Saturday, June 25, 2011

Lima Traffic - Three Eyecatchers

Being from the United States, I, like my fellow Americans, tend to take our way of life for granted. Living near Silicon Valley and the state capital, "Bay Area driver" is one of my frequent curse words.

But Lima is a very different story. I arrived early Monday morning, and my only "tourist time" was a photo travelogue-by-taxi-cab as I was driven from the airport to my office.

The first contrast with SF or SMF airports is the traffic. The Lima airport is a very small international airport. Taxis are not allowed to actually drive in front of the airport. They stand out front of the exit with a little sign that has your name on it. Once they find you, you have to walk across a large parking lot to where the taxi cab was parked.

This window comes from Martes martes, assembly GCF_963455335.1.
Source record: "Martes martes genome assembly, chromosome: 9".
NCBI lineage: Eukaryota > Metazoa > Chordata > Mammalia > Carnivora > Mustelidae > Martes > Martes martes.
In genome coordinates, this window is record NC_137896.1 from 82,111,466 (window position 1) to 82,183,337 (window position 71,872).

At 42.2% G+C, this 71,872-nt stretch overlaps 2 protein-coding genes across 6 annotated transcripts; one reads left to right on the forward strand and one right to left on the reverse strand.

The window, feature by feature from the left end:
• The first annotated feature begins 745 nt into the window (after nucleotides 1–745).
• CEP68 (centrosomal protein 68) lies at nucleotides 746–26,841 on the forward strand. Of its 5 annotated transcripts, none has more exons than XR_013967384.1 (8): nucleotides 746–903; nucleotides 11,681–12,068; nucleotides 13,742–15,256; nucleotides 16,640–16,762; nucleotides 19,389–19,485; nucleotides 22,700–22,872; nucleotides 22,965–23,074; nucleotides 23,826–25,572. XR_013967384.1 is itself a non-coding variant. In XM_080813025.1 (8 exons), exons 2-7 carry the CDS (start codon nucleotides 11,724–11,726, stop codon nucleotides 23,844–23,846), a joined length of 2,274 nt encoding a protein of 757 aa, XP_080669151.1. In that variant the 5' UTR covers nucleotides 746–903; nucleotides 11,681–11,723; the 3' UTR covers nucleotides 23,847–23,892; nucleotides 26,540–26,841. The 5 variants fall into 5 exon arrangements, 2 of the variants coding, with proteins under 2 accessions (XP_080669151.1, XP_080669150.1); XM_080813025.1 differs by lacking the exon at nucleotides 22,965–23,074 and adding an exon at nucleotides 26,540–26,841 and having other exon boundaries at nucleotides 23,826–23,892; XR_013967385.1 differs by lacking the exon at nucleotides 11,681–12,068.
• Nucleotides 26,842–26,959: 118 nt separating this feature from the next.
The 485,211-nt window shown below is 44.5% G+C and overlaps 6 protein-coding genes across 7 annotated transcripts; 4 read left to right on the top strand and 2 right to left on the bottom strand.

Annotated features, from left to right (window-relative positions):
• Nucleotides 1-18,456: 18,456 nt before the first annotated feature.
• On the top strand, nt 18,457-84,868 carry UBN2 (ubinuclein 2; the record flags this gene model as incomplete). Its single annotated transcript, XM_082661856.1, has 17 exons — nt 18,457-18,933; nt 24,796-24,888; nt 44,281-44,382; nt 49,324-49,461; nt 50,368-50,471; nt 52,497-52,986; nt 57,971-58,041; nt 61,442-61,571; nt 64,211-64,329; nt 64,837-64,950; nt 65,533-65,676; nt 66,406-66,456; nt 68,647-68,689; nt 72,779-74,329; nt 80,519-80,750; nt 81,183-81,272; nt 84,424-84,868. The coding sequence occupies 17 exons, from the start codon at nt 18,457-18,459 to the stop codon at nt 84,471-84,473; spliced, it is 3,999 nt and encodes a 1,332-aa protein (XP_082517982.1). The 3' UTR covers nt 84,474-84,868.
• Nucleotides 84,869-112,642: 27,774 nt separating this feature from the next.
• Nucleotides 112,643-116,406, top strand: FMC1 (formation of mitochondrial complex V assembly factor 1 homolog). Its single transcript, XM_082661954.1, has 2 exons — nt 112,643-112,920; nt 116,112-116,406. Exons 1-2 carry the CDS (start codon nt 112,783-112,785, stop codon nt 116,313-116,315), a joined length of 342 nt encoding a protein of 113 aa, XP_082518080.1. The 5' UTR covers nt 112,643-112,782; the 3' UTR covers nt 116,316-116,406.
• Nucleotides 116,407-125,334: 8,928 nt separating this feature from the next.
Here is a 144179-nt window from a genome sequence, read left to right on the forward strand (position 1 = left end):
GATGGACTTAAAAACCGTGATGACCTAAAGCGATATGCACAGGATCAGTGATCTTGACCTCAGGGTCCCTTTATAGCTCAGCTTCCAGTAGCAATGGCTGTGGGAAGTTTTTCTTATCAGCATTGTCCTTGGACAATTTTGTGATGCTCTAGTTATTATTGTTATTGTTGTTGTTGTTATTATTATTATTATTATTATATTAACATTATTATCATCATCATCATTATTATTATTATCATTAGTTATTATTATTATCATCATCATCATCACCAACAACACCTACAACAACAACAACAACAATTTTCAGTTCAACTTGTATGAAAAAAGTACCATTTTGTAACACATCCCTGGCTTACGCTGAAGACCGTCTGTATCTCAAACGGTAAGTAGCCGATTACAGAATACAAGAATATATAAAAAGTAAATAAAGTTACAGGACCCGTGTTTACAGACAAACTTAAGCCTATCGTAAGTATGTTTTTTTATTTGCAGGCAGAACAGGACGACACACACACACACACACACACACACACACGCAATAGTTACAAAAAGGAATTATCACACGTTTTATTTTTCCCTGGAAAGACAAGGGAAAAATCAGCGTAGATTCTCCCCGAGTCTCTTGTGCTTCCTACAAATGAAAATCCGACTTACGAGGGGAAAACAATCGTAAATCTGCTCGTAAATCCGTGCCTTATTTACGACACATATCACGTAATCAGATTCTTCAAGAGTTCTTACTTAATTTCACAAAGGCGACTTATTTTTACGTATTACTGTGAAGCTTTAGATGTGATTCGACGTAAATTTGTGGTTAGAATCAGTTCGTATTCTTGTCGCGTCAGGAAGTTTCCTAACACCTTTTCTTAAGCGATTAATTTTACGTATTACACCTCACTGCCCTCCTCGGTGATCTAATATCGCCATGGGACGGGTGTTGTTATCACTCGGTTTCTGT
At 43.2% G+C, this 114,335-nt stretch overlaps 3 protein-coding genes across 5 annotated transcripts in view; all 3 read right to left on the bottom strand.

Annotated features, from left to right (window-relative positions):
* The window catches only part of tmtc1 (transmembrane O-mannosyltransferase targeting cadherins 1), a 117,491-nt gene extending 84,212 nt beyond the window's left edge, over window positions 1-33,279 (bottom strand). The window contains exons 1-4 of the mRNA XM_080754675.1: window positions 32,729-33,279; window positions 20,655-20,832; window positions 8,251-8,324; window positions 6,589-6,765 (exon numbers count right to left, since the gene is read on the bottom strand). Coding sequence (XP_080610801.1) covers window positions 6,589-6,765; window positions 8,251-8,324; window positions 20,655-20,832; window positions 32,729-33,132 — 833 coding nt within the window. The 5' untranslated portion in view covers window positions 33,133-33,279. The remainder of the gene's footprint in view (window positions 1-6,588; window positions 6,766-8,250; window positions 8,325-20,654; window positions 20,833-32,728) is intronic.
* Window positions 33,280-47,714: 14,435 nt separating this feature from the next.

Unlike Bay Area and Sacramento traffic, surface traffic in Lima is always thick, morning and night. But not to worry, every time you stop at a traffic light, a friendly vendor walks up and down the streets offering to sell you newspapers, chocolate, or pastries .

The third thing that caught my eye was the minivan . Not only was it battered and dented, but in a van the size of a 2001 Honda Odyssey I counted 5 rows of seats behind the driver, with 3-4 people in each row. Do the math: there were 23 Limans in the amount of space 7 Americans expect to sit in California.

Riding a taxi cab in Lima is a very different experience from driving California.

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